Saturday, January 12, 2008

Enterprise Agile Testing Part I : Introduction

The idea of "Enterprise Agile Testing" has been in my head for several months now, result of what I have learned at Guidewire and based on my previous XP experience at ThoughtWorks. I am planning on a proposal to Agile 2008 on this topic. Before I can choose my proposal topic, I need to write everything down first, kind of like a project engagement.

Actually, project engagement is not a bad analogy. I must define what my proposal is about and what it not about --- what is out of scope if you will. My approach is to write a series of blog posts, each cover a specific topic and look back to see what I end up with when I am done. If I approach it as if I like writing a book or even like that agile 2007 paper, I might never finish it.

The Enterprise in Agile Testing

Enterprise here means large scale software development. The large scale can come about through a large code base or a large team. Here I am ignoring the controversial topic of whether or not large code base or large team are problems that should be avoided in the first place. They exist, I just want to point out two things that result from them with regarding testing in such an environment.

First, with a large code base, a tester cannot clearly hold onto the code's design in his or her head, let alone the intention of the test. Instead, agile testing in enterprise environments requires a comprehensive testing framework. This framework must do more than what JUnit does out-of-the box, so that anyone (including you) can come back to a test at any time and understand it.

Second, with large team, it is pretty much impossible to ensure everyone is aware of how important testing is. This is not to say that you should give up on a large team's continuous improvement on treating testing seriously and writing better tests, but I have found out that the line of "Zero Test breakage" is extremely hard to hold. As a result, some middle ground must be reached between complete awareness and total ignorance. Only in this way is it possible to see results in testing improvement efforts.


Since Rob and Jim pulled me away from the EJB madness and introduced me to the wonderful world of XP in 2001, "Enterprise" has slowly restored its place in my vocabulary. At the same time, the term "Agile" is getting closer and closer to my list of red flag words.

Agile here refers to the situation where the code is constantly under changes. This can happen because the requirements keep changing, or the development is done iteratively through story driven development. Constant change makes the ability to write concise tests more important. Additionally, the tests status of project must be treated as more than a binary state if testing is to keep pace with development. In this way, the development would not be paralyzed because there will almost always a test broken here and there, and the turn-around time for testing the checked-in code is not as short as 10 minutes.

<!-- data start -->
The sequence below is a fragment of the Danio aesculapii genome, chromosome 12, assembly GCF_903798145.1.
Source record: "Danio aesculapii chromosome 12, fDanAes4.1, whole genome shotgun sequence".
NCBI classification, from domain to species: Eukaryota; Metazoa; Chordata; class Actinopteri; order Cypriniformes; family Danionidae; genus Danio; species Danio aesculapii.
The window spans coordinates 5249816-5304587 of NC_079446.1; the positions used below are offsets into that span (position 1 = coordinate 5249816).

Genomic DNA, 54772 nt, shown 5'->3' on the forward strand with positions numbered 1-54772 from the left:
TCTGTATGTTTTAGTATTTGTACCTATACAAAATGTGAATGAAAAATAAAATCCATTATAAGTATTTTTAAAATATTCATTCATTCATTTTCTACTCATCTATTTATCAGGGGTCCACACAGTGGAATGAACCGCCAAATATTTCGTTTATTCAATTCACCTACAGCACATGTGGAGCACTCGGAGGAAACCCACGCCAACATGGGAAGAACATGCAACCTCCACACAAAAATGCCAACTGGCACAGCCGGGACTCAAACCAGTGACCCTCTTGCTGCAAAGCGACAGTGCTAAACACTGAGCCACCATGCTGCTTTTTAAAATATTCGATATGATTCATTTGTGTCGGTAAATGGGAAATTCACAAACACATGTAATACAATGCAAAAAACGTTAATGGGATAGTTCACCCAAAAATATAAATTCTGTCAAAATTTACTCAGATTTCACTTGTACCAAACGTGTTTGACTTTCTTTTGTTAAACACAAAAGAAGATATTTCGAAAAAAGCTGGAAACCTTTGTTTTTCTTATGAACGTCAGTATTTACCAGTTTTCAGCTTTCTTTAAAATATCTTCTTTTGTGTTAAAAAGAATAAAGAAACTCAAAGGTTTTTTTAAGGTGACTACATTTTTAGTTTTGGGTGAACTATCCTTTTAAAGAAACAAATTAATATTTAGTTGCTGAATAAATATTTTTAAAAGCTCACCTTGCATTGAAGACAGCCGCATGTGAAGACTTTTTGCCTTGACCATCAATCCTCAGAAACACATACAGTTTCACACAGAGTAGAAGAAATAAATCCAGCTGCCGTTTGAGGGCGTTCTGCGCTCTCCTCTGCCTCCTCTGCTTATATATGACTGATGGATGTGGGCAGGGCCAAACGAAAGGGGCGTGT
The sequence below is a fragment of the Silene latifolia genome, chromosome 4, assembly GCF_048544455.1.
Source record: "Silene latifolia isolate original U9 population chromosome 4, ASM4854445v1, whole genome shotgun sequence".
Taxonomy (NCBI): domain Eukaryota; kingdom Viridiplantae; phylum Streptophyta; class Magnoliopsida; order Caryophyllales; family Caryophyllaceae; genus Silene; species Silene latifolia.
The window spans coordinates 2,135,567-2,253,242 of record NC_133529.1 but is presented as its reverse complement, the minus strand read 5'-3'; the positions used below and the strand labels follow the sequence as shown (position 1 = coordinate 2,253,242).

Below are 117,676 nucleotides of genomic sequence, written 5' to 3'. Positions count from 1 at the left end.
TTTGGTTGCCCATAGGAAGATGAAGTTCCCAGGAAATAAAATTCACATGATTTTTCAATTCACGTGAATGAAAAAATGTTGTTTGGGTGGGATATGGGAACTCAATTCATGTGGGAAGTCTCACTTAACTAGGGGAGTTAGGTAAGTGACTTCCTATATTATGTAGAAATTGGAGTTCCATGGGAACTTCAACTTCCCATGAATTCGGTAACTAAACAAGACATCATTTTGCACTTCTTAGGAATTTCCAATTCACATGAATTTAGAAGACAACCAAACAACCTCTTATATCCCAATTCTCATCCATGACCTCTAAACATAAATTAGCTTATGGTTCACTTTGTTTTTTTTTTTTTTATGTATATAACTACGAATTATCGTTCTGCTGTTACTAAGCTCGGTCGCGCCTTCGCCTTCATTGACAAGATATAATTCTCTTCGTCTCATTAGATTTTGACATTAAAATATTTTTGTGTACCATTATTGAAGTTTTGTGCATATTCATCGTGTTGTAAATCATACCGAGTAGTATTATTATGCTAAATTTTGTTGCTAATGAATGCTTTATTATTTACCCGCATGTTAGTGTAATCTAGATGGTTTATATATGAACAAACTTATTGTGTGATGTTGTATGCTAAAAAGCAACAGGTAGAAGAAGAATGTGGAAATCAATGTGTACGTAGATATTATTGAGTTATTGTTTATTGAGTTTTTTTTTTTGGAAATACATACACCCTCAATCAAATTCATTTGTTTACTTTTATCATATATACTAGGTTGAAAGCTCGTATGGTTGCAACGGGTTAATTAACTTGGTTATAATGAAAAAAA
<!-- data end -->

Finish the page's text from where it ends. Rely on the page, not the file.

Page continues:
So you have a large project code base that you keep changing, with a team of members with mixed skills. You need to ensure that the code (including the tests) you write is of high enough quality so that two moths from now you can still read them, understand what they do, understand why they do that, and change them. At the same time, you want to give others the time and tools to adjust to test infected development and hopefully test-driven development eventually.

Content and Structure

So, the above is the introduction. The items that are in my mind are as following, I'll update the links as I post them.
  • Test utilities like assertion, builder
  • TestBase with annotations for test environment configuration
  • ToolsHarness, a continuous integration server that treats tests individually
  • Active and stable branch, localizing the damage

Tuesday, January 08, 2008

Team Estimation Game - By Steve Bockman

Well, Steve didn't have time to put it up his website, so I figure I'll write up what I have learned here.

I ran into Steve during the agile 2007 conference so I invited him to do the session for us at BayXP. Last October, Steve came down and hosted a session of the Team Estimation Game. This is the first time I learned it I really liked it.

Given a set of defined stories, the purpose of this game is to come to the consensus about the relative estimation of the work to be done for each story. If you don't have a set of stories to try it out, you can use the sample produced by Steve here.

So once you have all the story cards, you first estimate their complexity relative to each other:

  1. Place Story Cards in pile on table.

  2. First player places top card on playing surface.

  3. Next player places top card on playing surface relative to first card.

  4. Next player can either:
    * Play top card from pile, or
    * Move a card on the playing surface, or
    * Pass
  5. Repeat Step 4 until
    a) no more cards remain in pile, and
    b) no player wishes to move a card

Here is an example of the result:

After the first stage is finished, you can now go on to assign points to them so that you can track your team velocity:

6) As a team, choose estimation units and values.

With the agreed units:

7) Place an estimate at the top of each column.
8) Change estimates until all team members agree.

We did it during the meeting and it went very smoothly. The interesting thing is that Steve told us the result is not too much different from the ones that he has conducted elsewhere with other groups.

I am definitely going to try it on my next story estimation session.


* Planning poker, which is another popular and useful estimation game.
* Steve's slides:
* Planning Poker Cards you can buy here.